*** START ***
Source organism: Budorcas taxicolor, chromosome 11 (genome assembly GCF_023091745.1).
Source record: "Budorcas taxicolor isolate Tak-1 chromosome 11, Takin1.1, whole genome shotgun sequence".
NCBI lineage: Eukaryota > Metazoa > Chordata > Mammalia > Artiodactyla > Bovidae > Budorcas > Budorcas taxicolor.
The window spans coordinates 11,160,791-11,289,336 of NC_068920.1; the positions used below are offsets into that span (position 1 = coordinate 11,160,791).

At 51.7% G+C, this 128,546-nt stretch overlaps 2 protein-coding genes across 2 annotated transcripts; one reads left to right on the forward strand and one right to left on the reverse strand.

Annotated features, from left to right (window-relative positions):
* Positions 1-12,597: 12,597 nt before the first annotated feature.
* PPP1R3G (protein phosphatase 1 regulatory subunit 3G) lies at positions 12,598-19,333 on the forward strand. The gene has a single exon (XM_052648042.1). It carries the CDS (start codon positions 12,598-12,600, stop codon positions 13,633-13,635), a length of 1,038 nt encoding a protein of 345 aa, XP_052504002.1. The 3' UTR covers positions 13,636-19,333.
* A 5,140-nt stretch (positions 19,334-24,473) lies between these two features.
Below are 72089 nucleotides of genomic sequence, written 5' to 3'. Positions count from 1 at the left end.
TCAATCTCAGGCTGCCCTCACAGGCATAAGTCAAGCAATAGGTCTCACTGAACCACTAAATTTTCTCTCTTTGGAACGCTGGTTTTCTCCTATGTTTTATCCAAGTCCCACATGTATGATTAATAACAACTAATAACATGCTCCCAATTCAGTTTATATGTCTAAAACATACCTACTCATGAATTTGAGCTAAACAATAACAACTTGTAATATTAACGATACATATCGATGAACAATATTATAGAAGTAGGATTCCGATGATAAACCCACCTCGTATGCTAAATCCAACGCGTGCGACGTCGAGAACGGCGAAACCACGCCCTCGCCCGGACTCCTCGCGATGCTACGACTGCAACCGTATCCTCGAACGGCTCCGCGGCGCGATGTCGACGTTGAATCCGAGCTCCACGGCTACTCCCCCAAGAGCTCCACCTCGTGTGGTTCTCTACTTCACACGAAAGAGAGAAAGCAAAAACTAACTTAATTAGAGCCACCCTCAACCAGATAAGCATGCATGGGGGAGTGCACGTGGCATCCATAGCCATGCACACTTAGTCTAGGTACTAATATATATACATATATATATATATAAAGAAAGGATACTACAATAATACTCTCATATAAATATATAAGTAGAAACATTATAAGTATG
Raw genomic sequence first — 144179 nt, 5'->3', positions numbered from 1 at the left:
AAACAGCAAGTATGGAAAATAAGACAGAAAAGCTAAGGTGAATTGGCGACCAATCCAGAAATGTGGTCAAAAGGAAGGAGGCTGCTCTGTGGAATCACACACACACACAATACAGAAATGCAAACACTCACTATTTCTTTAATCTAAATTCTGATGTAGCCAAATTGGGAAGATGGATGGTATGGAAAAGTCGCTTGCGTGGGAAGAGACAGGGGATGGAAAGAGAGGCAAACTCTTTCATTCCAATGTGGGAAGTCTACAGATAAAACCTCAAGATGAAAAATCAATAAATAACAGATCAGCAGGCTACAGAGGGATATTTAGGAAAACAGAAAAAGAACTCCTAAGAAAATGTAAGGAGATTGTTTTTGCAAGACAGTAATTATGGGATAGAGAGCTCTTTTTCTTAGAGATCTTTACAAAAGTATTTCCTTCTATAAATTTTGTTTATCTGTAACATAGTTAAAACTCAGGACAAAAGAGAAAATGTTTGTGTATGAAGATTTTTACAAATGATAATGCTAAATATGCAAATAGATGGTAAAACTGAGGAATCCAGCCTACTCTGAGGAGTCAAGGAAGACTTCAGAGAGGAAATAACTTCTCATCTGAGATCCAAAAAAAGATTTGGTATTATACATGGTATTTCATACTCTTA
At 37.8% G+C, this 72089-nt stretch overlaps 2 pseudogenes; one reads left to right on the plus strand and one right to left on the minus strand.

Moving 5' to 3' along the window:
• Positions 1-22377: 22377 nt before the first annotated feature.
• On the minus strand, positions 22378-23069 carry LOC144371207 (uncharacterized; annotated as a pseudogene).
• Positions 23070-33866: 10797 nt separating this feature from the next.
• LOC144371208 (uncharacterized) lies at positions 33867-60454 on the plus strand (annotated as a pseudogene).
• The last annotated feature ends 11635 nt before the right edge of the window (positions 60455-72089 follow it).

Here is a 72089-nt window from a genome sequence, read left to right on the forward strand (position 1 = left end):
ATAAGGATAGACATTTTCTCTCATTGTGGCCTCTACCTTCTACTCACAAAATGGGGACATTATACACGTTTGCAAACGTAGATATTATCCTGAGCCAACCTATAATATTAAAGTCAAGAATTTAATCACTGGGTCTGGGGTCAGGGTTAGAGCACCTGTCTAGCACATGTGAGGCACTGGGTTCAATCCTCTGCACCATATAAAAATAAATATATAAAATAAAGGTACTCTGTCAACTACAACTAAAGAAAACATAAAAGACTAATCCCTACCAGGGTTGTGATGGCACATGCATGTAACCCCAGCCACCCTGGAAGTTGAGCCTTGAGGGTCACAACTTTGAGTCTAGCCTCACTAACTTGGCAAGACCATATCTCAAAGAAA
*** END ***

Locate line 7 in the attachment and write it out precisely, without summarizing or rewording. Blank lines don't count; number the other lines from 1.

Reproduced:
* Positions 1-12,597: 12,597 nt before the first annotated feature.